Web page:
RESPECT: Even if interns feel they’re at a bad internship or they’re boss is treating them poorly, there’s no excuse for disrespect. You still need to come to work on time, offer help, and be positive about the tasks they give you. A bad attitude is extremely noticeable, and is sometimes more noticeable than positivity. Dress professionally and don’t engage in office gossip—especially in the office itself (duh…remember, they have the ability to monitor emails). And for employers, use interns to their fullest by giving them meaningful assignments rather than office busywork. Don’t call them “intern” and make an effort to get to know them on a personal level so they feel appreciated rather than used.

COMMITMENT: The quickest way to end a relationship is to break your commitment to each other. If you arrange to come in four days a week, you better come in four days a week unless something important comes up. Don’t slowly start coming in 30 minutes late or leaving early, don’t take ridiculously long lunches, and don’t quit before your end date unless an emergency comes up. Bosses, don’t give up on interns if they make a few mistakes and continue to challenge them.

SUPPORT: Sometimes, we as interns can get discouraged if we fumble on an assignment or get scolded for doing something wrong on accident. Even worse, interns can get discouraged if they slowly get fewer assignments or start to get “out of the loop” on office happenings. Sometimes it’s nothing personal (hey, they have other things to worry about besides you, Suzy Intern!), but other times it’s a passive aggressive way of saying “We don’t like you.” Bosses, try the compliment sandwich in situations where the intern is performing well, but didn’t understand something or fell short on a task. If an intern has a new idea or suggestion, encourage them to talk to you about it and help them pursue that task. And if for whatever reason, an outside party is rude to your intern at an internship-related event or assignment, back them up to show they’re valued members of the team. Interns, show your support by going the extra mile in times of crisis. If the company is facing a tough deadline or is struggling in an area, offer your help and stay an extra hour or two to show you genuinely care and aren’t just doing it for your own benefit.

SATISFACTION: In the end, what matters most is if you’re earning something from this relationship in the long run. Interns, are you making the most of your experience? Are you learning the things you came there to learn or are you bored 90% of the time? Are you happy there? Will you have something to showyou’re your efforts? Bosses, are your interns doing assignments that are actually benefitting the company or making the higher-ups happy? Are they producing actual results rather than saying they’ll do a lot of lofty things? Don’t just talk the talk—walk the walk.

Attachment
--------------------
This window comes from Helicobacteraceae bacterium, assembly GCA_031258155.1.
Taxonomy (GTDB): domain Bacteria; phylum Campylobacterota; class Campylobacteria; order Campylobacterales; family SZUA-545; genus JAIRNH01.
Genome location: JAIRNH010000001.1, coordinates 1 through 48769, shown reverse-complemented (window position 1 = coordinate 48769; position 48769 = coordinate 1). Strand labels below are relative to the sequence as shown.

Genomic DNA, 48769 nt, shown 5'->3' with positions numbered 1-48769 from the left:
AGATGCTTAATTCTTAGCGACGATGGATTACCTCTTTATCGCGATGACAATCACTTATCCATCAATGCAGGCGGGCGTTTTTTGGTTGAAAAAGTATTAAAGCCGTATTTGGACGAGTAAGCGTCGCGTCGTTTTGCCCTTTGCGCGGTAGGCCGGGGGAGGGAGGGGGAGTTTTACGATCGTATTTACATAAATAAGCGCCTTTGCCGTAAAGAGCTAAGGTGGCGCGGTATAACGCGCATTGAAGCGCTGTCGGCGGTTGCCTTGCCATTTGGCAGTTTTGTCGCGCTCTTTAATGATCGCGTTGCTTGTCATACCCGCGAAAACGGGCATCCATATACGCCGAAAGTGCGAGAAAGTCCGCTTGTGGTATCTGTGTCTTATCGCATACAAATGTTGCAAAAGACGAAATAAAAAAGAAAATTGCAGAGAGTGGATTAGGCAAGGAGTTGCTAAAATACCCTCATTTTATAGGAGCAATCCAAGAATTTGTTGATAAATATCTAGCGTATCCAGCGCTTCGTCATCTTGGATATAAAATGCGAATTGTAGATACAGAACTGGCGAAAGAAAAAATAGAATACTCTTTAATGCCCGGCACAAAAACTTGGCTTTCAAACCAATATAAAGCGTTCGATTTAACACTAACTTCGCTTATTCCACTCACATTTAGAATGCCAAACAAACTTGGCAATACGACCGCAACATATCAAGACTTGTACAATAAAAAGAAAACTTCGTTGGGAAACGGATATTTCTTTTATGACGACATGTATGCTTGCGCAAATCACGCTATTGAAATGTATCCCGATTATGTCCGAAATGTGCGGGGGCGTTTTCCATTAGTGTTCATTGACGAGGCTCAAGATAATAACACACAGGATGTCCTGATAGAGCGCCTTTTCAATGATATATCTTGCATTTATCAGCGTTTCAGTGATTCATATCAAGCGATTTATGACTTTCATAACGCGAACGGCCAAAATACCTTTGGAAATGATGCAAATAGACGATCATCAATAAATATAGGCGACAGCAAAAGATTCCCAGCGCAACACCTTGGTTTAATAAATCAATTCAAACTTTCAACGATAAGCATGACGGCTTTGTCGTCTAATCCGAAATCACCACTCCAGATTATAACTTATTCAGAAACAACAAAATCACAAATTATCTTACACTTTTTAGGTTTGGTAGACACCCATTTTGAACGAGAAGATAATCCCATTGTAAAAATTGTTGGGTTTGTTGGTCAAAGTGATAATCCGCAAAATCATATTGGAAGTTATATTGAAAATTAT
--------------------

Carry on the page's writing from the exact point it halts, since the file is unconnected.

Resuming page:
PASSION: No, I don’t mean the kind of passion that will get you fired for having sex in the copy room. I mean passion for the cause of the company and the profession. The reason I like my current internship so much is because I fully believe in their goals and am deeply interested in the demographic they cover. So when I take work home, pitch ideas, and come in on days I’m not supposed to, it’s not because I’m trying to kiss ass, but because I am excited to do it. It’s clear that people do their best work at jobs they genuinely care about, so do work at your internship involving topics of your interest. Interns, choose internships you will care about, ask questions, and learn the different areas of each site. Bosses, spend time with your interns to teach them from your experiences. Share your passions for the job with them and engage in discussion on the issues relevant to a career in the field.

RISK: This one is similar to “the chase,” but don’t forget to keep “chasing” once you’ve obtained the intern or internship you wanted. Keep challenging yourself and ask to be challenged. The interns that stand out most to employers are ones that took the chance and went above and beyond their predecessors. Don’t do anything stupid like ask the lead anchor to go for a beer with you, but be the first to ask a tough question at a press conference.

PROGRESSION: Basically, the relationship needs to have life to it and must be going somewhere. We’ve all heard “Is this going anywhere?” when a relationship is dulling down! We all hate that phrase because the couple enters the DTR…the “determine the relationship” conversation where you either have to make a big gesture like move in together or break it off. Make sure there is an end goal in mind to the relationship, like a potential contact for a future job or recommendation letter. For employers, I would hope with every intern, you see a potential new hire later on down the road. Rather than seeing them as interns, see it as a prolonged interview process for a job. ­